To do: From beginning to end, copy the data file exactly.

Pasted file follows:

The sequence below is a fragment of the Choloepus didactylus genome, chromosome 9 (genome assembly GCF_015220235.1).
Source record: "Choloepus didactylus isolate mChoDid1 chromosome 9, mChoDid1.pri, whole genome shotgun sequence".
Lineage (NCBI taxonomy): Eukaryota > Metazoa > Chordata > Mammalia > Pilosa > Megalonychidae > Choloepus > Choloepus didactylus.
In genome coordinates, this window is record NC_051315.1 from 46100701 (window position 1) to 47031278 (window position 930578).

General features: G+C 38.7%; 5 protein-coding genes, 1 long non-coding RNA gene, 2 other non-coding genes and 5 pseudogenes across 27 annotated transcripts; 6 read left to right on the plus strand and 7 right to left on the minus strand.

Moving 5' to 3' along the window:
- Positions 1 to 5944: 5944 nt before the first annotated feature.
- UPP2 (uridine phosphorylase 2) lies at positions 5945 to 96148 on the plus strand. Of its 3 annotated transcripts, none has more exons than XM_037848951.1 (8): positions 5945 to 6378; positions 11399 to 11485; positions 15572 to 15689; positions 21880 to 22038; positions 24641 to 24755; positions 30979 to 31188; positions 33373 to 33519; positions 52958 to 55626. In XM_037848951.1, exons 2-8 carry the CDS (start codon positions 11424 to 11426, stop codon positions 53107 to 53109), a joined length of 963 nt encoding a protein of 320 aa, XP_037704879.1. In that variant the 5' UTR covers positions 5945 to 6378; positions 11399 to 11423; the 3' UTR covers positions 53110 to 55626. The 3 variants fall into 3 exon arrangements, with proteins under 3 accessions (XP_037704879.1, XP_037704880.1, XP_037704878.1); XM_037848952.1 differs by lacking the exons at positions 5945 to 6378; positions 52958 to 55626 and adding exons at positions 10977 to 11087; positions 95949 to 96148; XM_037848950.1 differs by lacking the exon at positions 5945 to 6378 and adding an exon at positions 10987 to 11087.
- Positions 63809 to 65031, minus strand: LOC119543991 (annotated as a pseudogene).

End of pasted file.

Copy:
The sequence below is a fragment of the Choloepus didactylus genome, chromosome 9 (genome assembly GCF_015220235.1).
Source record: "Choloepus didactylus isolate mChoDid1 chromosome 9, mChoDid1.pri, whole genome shotgun sequence".
Lineage (NCBI taxonomy): Eukaryota > Metazoa > Chordata > Mammalia > Pilosa > Megalonychidae > Choloepus > Choloepus didactylus.
In genome coordinates, this window is record NC_051315.1 from 46100701 (window position 1) to 47031278 (window position 930578).

General features: G+C 38.7%; 5 protein-coding genes, 1 long non-coding RNA gene, 2 other non-coding genes and 5 pseudogenes across 27 annotated transcripts; 6 read left to right on the plus strand and 7 right to left on the minus strand.

Moving 5' to 3' along the window:
- Positions 1 to 5944: 5944 nt before the first annotated feature.
- UPP2 (uridine phosphorylase 2) lies at positions 5945 to 96148 on the plus strand. Of its 3 annotated transcripts, none has more exons than XM_037848951.1 (8): positions 5945 to 6378; positions 11399 to 11485; positions 15572 to 15689; positions 21880 to 22038; positions 24641 to 24755; positions 30979 to 31188; positions 33373 to 33519; positions 52958 to 55626. In XM_037848951.1, exons 2-8 carry the CDS (start codon positions 11424 to 11426, stop codon positions 53107 to 53109), a joined length of 963 nt encoding a protein of 320 aa, XP_037704879.1. In that variant the 5' UTR covers positions 5945 to 6378; positions 11399 to 11423; the 3' UTR covers positions 53110 to 55626. The 3 variants fall into 3 exon arrangements, with proteins under 3 accessions (XP_037704879.1, XP_037704880.1, XP_037704878.1); XM_037848952.1 differs by lacking the exons at positions 5945 to 6378; positions 52958 to 55626 and adding exons at positions 10977 to 11087; positions 95949 to 96148; XM_037848950.1 differs by lacking the exon at positions 5945 to 6378 and adding an exon at positions 10987 to 11087.
- Positions 63809 to 65031, minus strand: LOC119543991 (annotated as a pseudogene).